University of Tasmania

Established in 1890, the University of Tasmania is the fourth oldest university in Australia. UTAS is committed to the creation, preservation, communication and application of knowledge, as well as excellence in all teaching, research and scholarly activities.

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Pets are a common sight in places like cafes overseas, but are generally unwelcome in many public places in Australia. Anastasiya Lobanovskaya/Pexels

Australians love their pets, so why don’t more public places welcome them?

Pets are not welcome in many public places. As we increasingly choose high-density living, city planning and legislation should address creating opportunities for more human-animal interaction.
A shade tree makes a big difference to the comfort of this couple. Nancie Lee/Shutterstock

How do we save ageing Australians from the heat? Greening our cities is a good start

Two trends in Australia, an ageing population and warming climate, are increasing the threat that heatwaves pose to our health. Increasing vegetation cover is one way every city can reduce the risk.
Eastern quolls have been introduced in Booderee Nation Park as part of a rewilding project. Oisin Sweeney

We can ‘rewild’ swathes of Australia by focusing on what makes it unique

Rewilding is gaining popularity around the world, as a means to restore ecosystems to their ancient state. But just like Vegemite, Australian rewilding projects need to have a unique flavour.
Careers in health care, education and design are unlikely to be automated. www.shutterstock.com

Choosing a career? These jobs won’t go out of style

Choosing a career that is unlikely to become automated or done by artificial intelligence, and learning soft skills will give graduates better career prospects in the long run.
Lower Snug looking across North West Bay to Mt Wellington, Tasmania. Cassandra Pybus

Friday essay: lost and found in the Tasmanian bush

Alone and adrift in Melbourne, Cassandra Pybus returned on a whim to her childhood home of Tasmania. There, she rediscovered nature's power, encountering the island's difficult history as well as her own.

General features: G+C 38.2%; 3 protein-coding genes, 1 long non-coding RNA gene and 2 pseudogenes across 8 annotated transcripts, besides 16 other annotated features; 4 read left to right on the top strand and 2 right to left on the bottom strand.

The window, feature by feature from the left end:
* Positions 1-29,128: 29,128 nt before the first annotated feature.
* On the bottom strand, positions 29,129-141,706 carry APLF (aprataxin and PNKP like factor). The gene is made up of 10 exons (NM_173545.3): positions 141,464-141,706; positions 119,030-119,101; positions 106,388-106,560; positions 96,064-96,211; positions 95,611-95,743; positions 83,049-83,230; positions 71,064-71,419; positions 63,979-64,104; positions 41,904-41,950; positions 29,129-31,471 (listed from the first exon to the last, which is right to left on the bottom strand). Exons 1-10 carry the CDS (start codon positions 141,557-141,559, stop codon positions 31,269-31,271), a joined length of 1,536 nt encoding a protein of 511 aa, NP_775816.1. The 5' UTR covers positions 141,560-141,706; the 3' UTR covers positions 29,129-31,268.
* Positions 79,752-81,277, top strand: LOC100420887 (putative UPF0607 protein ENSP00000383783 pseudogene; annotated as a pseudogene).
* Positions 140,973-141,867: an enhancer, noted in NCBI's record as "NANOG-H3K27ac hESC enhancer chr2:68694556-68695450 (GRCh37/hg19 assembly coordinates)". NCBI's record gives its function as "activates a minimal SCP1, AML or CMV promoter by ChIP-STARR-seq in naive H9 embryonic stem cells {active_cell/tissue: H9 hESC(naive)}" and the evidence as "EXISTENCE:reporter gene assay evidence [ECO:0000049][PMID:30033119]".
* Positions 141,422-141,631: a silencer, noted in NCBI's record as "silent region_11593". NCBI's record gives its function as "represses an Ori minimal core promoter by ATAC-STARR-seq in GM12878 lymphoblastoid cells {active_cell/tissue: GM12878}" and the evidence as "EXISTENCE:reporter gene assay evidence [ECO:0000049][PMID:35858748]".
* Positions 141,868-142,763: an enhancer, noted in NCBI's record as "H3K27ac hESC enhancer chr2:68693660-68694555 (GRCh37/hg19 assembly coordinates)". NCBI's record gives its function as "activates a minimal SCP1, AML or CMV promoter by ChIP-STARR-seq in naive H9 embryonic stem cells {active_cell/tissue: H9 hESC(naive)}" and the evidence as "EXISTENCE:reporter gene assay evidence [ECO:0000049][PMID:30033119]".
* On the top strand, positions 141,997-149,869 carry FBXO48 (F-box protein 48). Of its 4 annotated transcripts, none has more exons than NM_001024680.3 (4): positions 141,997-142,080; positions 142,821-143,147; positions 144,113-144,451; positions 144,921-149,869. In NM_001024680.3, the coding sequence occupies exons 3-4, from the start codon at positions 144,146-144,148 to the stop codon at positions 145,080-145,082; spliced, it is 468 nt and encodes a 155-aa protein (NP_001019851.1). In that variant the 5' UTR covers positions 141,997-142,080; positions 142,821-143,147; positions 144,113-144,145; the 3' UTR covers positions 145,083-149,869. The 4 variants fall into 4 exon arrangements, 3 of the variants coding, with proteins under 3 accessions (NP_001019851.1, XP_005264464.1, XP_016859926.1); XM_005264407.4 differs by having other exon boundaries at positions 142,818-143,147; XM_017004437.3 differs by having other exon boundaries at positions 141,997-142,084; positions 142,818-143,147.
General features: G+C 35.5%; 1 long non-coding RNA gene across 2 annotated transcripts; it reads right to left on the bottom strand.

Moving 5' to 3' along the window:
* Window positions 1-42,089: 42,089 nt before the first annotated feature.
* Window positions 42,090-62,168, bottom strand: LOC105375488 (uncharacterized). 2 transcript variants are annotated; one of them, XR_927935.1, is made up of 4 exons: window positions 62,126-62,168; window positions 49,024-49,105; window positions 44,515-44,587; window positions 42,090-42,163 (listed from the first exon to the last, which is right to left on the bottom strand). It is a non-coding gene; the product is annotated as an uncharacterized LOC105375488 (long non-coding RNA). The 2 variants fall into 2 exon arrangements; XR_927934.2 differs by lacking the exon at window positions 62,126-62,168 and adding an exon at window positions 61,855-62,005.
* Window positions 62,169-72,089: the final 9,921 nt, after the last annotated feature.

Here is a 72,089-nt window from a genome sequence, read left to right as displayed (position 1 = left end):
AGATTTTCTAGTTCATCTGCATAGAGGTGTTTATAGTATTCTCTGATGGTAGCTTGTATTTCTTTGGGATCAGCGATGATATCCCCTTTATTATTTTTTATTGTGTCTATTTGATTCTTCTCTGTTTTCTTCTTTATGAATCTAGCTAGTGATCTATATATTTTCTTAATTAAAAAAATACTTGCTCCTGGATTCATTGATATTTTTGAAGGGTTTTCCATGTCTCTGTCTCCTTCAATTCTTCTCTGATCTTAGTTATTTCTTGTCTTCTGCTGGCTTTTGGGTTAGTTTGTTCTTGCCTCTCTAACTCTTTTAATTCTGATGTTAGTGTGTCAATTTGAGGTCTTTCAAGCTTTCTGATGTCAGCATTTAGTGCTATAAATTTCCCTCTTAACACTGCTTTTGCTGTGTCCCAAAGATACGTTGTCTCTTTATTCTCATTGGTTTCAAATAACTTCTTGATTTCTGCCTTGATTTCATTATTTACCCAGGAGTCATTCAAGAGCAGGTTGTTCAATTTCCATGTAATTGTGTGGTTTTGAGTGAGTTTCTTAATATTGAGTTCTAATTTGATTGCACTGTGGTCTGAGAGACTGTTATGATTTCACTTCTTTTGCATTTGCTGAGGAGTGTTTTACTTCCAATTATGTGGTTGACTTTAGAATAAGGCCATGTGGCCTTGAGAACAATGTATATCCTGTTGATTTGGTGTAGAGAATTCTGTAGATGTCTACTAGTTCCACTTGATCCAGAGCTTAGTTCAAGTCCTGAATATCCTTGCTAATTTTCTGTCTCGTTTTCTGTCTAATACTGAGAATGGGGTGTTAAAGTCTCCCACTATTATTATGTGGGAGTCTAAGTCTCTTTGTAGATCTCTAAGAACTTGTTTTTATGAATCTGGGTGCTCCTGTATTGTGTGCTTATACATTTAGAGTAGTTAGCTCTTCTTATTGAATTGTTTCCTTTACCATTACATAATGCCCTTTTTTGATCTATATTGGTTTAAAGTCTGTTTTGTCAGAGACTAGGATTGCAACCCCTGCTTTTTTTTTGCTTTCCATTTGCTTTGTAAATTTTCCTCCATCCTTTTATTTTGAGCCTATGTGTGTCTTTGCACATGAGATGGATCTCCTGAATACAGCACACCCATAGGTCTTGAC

A cake made to farewell the last tenant to leave the Sirius building, which was built in Sydney at a time when governments saw the need to invest directly in public housing. Ben Rushton/AAP

Is social housing essential infrastructure? How we think about it does matter

If we recognised social housing as infrastructure as essential as transport links, schools and hospitals, not properly investing in it could become unthinkable.
Queensland groper, typical of coral reefs off Queensland at 27°S were found in the Bay of Islands, north of Auckland, at 35°S. from www.shutterstock.com

Farmed fish dying, grape harvest weeks early – just some of the effects of last summer’s heatwave in NZ

Analysis of last summer's heatwave shows it killed farmed salmon and decimated kelp forests, as well as shifting grape harvests and fish spawning times forward by several weeks.
Genetic information is relevant not only for an individual, but also their blood relatives, because it’s often hereditary. Joshua Reddekopp/Unsplash

Can (and should) a doctor tell my biological relative my genetic results without my consent?

Because genetic changes that cause cause health complications can be hereditary, the information affects not only the person with the mutation but also their biological relatives.
Teenagers should try to include a combination of aerobic activities (swimming or walking), strength training (sit ups or weight training) and flexibility training (yoga or stretching). www.shutterstock.com

How much physical activity should teenagers do, and how can they get enough?

All Australians aged 13-17 are encouraged to do 60 minutes of physical activity a day.
Healthy Tasmanian devil populations have cornered the market on carrion. Menna Elizabeth Jones

Tassie devils’ decline has left a feast of carrion for feral cats

A new study involving leaving animal carcasses strewn across Tasmania shows that in places where devils have dwindled, other scavengers are stepping up to fill the gap, with nasty knock-on effects.

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